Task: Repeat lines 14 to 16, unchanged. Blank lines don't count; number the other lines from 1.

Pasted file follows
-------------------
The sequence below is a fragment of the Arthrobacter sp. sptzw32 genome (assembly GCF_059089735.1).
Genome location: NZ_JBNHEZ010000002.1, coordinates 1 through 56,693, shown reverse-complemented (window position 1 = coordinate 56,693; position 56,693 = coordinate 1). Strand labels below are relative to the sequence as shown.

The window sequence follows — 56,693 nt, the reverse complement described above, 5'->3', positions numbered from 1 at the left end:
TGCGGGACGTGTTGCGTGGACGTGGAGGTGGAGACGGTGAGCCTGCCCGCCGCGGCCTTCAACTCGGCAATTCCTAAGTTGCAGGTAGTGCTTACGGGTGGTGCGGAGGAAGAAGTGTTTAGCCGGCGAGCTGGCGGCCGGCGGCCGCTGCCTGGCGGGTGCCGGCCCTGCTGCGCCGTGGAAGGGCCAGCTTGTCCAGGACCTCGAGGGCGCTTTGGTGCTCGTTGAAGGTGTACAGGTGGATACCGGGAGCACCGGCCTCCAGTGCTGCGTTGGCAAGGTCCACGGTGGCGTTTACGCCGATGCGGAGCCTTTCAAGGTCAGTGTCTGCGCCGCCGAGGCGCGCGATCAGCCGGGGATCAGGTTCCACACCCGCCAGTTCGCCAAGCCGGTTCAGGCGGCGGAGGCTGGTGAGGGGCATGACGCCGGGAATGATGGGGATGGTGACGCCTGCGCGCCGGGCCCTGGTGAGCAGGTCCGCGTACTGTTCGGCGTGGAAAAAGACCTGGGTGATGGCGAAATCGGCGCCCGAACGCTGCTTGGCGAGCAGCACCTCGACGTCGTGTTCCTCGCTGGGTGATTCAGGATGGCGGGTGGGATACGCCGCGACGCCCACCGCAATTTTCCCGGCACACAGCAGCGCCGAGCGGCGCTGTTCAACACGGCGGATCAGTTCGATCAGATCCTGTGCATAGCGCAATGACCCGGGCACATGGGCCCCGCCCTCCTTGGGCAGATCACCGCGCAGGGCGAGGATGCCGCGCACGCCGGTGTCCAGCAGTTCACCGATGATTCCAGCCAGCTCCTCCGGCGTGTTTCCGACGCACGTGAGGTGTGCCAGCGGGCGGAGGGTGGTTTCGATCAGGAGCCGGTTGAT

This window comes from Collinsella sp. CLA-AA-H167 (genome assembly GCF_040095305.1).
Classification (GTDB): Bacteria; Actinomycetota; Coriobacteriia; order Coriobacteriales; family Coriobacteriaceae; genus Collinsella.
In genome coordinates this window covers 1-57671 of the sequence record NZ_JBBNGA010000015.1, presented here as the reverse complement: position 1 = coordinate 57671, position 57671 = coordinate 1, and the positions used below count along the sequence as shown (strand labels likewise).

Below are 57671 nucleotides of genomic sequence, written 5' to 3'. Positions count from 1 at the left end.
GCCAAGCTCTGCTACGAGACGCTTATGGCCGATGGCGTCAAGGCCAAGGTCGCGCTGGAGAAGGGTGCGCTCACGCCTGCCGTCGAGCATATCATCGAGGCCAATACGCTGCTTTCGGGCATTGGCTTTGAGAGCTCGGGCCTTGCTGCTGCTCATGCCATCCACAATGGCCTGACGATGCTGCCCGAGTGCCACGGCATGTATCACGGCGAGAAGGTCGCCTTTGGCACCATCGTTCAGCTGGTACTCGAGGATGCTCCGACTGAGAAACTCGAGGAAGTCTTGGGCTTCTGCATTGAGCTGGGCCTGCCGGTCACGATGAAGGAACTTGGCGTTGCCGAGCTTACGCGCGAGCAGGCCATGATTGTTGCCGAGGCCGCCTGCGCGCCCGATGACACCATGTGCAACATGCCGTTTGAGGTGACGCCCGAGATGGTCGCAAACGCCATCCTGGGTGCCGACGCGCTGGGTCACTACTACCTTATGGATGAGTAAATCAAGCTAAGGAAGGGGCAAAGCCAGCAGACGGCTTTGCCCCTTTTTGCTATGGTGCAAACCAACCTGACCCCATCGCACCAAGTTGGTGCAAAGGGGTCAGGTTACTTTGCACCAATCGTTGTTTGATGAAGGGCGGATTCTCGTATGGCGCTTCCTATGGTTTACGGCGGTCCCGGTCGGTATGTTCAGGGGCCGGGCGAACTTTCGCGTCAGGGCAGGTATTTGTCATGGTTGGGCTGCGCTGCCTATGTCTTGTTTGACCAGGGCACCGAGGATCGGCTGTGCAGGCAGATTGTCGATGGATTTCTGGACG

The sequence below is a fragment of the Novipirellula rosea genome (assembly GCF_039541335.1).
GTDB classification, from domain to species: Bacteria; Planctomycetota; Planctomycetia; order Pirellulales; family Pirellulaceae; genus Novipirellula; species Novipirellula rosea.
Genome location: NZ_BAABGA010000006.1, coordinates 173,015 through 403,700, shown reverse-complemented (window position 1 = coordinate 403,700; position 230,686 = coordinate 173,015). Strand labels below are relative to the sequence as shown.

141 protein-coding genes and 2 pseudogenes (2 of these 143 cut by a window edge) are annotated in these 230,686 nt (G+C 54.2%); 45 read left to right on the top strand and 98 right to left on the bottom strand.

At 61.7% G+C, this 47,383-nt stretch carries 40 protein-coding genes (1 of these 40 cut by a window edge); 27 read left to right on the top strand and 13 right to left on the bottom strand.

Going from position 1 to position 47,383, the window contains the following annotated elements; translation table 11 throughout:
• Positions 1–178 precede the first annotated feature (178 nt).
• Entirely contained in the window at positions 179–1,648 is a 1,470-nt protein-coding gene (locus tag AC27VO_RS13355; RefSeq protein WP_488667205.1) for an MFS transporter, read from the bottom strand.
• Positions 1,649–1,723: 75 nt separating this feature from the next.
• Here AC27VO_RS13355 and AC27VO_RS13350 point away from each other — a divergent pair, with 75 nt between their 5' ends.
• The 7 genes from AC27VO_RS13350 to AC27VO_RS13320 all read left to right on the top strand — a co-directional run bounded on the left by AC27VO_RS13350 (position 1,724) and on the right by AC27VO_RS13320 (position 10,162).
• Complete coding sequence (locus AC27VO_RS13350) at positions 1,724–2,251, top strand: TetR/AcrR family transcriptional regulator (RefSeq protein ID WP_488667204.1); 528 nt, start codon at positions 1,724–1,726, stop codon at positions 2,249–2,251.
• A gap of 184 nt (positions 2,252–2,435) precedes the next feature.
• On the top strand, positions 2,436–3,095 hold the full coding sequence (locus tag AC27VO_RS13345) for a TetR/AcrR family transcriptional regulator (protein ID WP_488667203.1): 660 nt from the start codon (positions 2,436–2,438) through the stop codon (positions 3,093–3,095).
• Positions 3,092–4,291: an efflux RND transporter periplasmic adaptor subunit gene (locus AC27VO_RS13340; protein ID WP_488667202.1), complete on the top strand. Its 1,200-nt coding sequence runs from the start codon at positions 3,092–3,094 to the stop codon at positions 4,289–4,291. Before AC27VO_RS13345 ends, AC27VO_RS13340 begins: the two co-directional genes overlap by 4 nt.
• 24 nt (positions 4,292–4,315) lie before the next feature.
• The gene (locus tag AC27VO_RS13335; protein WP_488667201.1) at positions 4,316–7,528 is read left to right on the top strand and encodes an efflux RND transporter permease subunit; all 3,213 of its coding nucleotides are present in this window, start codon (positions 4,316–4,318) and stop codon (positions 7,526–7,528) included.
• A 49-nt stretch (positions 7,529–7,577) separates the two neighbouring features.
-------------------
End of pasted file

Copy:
At 61.7% G+C, this 47,383-nt stretch carries 40 protein-coding genes (1 of these 40 cut by a window edge); 27 read left to right on the top strand and 13 right to left on the bottom strand.

Going from position 1 to position 47,383, the window contains the following annotated elements; translation table 11 throughout:
• Positions 1–178 precede the first annotated feature (178 nt).